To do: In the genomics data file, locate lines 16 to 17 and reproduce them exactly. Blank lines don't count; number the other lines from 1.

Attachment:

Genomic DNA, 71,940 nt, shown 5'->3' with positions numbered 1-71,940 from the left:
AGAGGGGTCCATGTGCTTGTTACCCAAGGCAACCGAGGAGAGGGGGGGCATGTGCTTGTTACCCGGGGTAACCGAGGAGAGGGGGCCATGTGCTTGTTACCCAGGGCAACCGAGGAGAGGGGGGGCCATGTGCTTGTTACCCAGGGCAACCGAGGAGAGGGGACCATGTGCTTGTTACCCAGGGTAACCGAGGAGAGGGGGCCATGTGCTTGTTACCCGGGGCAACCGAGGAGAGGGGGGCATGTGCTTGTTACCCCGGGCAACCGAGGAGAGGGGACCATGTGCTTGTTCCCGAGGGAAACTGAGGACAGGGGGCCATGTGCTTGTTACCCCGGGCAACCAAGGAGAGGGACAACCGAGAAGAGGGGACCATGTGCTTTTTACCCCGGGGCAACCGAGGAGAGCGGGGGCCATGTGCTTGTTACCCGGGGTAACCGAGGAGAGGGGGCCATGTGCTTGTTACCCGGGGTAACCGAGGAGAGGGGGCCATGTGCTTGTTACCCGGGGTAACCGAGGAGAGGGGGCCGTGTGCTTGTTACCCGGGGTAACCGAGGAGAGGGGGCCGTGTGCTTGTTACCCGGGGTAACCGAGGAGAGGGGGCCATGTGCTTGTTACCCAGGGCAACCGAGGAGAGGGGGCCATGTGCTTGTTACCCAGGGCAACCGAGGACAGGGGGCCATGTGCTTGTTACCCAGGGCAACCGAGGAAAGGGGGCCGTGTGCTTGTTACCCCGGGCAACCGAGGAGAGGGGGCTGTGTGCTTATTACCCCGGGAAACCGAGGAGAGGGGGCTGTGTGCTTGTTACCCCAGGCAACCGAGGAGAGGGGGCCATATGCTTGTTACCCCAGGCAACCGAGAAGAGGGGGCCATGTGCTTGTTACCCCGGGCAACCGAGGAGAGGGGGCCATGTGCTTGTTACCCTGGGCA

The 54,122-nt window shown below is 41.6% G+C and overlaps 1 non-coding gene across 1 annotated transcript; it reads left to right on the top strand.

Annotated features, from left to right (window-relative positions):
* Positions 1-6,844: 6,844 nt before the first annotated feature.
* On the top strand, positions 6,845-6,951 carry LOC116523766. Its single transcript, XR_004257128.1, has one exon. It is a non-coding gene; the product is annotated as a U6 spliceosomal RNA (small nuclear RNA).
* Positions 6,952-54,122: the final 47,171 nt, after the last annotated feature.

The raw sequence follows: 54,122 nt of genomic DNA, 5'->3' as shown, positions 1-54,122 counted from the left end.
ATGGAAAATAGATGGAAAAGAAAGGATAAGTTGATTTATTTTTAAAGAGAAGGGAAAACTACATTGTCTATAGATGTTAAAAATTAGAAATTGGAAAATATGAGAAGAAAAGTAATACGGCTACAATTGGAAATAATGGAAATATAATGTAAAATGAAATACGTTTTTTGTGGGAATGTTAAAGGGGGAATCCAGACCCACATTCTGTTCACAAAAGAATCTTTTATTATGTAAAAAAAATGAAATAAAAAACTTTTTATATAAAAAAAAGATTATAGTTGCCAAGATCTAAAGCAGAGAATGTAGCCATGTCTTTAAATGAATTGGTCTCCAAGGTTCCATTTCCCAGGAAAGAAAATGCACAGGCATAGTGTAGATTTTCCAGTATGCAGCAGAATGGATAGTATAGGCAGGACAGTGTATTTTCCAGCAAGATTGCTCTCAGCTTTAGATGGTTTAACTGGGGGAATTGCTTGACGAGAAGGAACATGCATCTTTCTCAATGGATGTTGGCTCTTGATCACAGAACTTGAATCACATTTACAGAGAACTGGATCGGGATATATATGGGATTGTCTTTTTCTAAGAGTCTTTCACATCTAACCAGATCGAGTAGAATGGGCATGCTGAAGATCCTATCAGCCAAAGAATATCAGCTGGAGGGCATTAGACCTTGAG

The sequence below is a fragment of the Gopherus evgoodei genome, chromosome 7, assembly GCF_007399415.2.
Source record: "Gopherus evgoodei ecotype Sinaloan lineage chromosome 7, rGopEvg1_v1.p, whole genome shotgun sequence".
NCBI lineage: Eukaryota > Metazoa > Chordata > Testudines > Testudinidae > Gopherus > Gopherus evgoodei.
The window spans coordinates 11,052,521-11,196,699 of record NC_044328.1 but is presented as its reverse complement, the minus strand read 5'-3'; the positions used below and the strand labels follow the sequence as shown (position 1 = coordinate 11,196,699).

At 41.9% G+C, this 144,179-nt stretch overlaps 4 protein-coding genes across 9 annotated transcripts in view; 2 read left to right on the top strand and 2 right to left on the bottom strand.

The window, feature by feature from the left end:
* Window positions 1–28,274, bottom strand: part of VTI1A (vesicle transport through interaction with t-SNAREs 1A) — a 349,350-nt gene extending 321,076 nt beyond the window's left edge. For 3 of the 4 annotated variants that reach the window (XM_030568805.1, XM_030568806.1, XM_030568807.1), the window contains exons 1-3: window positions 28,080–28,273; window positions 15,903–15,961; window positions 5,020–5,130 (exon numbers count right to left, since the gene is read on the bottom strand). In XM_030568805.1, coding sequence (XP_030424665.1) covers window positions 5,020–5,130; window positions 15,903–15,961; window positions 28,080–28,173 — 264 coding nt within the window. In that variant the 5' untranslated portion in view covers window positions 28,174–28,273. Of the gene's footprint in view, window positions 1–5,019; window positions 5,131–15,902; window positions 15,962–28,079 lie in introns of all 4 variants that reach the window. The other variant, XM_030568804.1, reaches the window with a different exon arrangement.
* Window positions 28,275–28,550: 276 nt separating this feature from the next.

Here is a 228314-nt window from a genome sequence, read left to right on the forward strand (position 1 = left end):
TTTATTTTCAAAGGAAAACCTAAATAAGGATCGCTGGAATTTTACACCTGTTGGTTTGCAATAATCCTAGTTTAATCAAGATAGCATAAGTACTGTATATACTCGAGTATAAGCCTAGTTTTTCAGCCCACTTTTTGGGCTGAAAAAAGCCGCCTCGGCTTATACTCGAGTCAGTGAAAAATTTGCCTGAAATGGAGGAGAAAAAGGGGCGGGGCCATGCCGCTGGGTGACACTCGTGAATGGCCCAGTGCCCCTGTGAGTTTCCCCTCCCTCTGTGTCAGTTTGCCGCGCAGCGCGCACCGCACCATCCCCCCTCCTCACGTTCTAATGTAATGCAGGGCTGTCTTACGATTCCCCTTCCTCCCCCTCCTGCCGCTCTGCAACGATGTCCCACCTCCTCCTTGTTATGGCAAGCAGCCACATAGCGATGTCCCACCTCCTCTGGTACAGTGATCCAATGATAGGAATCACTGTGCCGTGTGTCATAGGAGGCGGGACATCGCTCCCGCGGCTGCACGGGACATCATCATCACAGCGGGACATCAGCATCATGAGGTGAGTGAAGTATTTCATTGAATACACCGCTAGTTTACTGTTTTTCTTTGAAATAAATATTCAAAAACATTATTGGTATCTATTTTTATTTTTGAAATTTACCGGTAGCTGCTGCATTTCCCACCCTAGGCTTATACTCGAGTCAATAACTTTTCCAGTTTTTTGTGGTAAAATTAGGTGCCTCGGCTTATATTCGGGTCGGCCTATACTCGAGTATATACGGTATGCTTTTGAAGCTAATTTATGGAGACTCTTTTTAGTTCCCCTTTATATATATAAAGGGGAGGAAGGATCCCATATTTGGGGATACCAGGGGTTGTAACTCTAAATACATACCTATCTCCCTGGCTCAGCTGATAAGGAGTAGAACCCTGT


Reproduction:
* Window positions 1–28,274, bottom strand: part of VTI1A (vesicle transport through interaction with t-SNAREs 1A) — a 349,350-nt gene extending 321,076 nt beyond the window's left edge. For 3 of the 4 annotated variants that reach the window (XM_030568805.1, XM_030568806.1, XM_030568807.1), the window contains exons 1-3: window positions 28,080–28,273; window positions 15,903–15,961; window positions 5,020–5,130 (exon numbers count right to left, since the gene is read on the bottom strand). In XM_030568805.1, coding sequence (XP_030424665.1) covers window positions 5,020–5,130; window positions 15,903–15,961; window positions 28,080–28,173 — 264 coding nt within the window. In that variant the 5' untranslated portion in view covers window positions 28,174–28,273. Of the gene's footprint in view, window positions 1–5,019; window positions 5,131–15,902; window positions 15,962–28,079 lie in introns of all 4 variants that reach the window. The other variant, XM_030568804.1, reaches the window with a different exon arrangement.
* Window positions 28,275–28,550: 276 nt separating this feature from the next.